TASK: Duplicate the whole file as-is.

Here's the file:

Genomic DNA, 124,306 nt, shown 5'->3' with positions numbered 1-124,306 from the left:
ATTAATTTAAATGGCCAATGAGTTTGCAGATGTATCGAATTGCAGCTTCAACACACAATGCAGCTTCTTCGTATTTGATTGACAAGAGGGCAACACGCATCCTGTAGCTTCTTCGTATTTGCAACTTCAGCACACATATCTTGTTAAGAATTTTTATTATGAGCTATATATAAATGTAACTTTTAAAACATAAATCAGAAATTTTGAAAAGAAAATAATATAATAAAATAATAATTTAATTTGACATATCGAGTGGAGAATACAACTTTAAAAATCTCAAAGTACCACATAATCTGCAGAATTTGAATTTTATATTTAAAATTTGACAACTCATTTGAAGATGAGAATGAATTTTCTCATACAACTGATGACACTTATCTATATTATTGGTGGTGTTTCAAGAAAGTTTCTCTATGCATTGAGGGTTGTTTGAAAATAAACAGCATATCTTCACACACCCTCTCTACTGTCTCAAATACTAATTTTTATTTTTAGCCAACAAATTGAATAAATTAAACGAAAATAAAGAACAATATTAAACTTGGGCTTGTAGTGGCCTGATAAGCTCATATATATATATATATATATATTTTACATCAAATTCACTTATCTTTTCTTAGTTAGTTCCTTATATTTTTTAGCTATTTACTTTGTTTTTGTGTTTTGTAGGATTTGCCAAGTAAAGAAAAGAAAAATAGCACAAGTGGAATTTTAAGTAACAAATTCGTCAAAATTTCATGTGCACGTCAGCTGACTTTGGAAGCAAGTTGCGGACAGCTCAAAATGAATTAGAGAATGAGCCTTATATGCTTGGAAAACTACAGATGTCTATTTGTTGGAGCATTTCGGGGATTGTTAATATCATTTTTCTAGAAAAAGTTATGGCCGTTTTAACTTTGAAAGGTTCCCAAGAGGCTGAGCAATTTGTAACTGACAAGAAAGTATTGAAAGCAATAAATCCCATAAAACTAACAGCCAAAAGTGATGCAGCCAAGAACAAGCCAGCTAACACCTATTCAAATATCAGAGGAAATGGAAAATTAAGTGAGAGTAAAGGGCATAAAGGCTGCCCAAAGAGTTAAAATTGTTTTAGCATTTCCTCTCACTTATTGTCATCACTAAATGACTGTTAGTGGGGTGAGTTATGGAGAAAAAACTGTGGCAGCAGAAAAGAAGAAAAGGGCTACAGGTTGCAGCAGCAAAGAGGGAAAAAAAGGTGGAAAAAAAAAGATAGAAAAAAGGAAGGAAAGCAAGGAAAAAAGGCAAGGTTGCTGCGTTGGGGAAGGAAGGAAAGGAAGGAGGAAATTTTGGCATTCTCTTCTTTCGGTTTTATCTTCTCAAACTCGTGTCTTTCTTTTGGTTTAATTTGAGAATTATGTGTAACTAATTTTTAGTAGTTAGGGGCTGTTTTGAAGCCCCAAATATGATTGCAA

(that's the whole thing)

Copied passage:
Genomic DNA, 124,306 nt, shown 5'->3' with positions numbered 1-124,306 from the left:
ATTAATTTAAATGGCCAATGAGTTTGCAGATGTATCGAATTGCAGCTTCAACACACAATGCAGCTTCTTCGTATTTGATTGACAAGAGGGCAACACGCATCCTGTAGCTTCTTCGTATTTGCAACTTCAGCACACATATCTTGTTAAGAATTTTTATTATGAGCTATATATAAATGTAACTTTTAAAACATAAATCAGAAATTTTGAAAAGAAAATAATATAATAAAATAATAATTTAATTTGACATATCGAGTGGAGAATACAACTTTAAAAATCTCAAAGTACCACATAATCTGCAGAATTTGAATTTTATATTTAAAATTTGACAACTCATTTGAAGATGAGAATGAATTTTCTCATACAACTGATGACACTTATCTATATTATTGGTGGTGTTTCAAGAAAGTTTCTCTATGCATTGAGGGTTGTTTGAAAATAAACAGCATATCTTCACACACCCTCTCTACTGTCTCAAATACTAATTTTTATTTTTAGCCAACAAATTGAATAAATTAAACGAAAATAAAGAACAATATTAAACTTGGGCTTGTAGTGGCCTGATAAGCTCATATATATATATATATATATATTTTACATCAAATTCACTTATCTTTTCTTAGTTAGTTCCTTATATTTTTTAGCTATTTACTTTGTTTTTGTGTTTTGTAGGATTTGCCAAGTAAAGAAAAGAAAAATAGCACAAGTGGAATTTTAAGTAACAAATTCGTCAAAATTTCATGTGCACGTCAGCTGACTTTGGAAGCAAGTTGCGGACAGCTCAAAATGAATTAGAGAATGAGCCTTATATGCTTGGAAAACTACAGATGTCTATTTGTTGGAGCATTTCGGGGATTGTTAATATCATTTTTCTAGAAAAAGTTATGGCCGTTTTAACTTTGAAAGGTTCCCAAGAGGCTGAGCAATTTGTAACTGACAAGAAAGTATTGAAAGCAATAAATCCCATAAAACTAACAGCCAAAAGTGATGCAGCCAAGAACAAGCCAGCTAACACCTATTCAAATATCAGAGGAAATGGAAAATTAAGTGAGAGTAAAGGGCATAAAGGCTGCCCAAAGAGTTAAAATTGTTTTAGCATTTCCTCTCACTTATTGTCATCACTAAATGACTGTTAGTGGGGTGAGTTATGGAGAAAAAACTGTGGCAGCAGAAAAGAAGAAAAGGGCTACAGGTTGCAGCAGCAAAGAGGGAAAAAAAGGTGGAAAAAAAAAGATAGAAAAAAGGAAGGAAAGCAAGGAAAAAAGGCAAGGTTGCTGCGTTGGGGAAGGAAGGAAAGGAAGGAGGAAATTTTGGCATTCTCTTCTTTCGGTTTTATCTTCTCAAACTCGTGTCTTTCTTTTGGTTTAATTTGAGAATTATGTGTAACTAATTTTTAGTAGTTAGGGGCTGTTTTGAAGCCCCAAATATGATTGCAA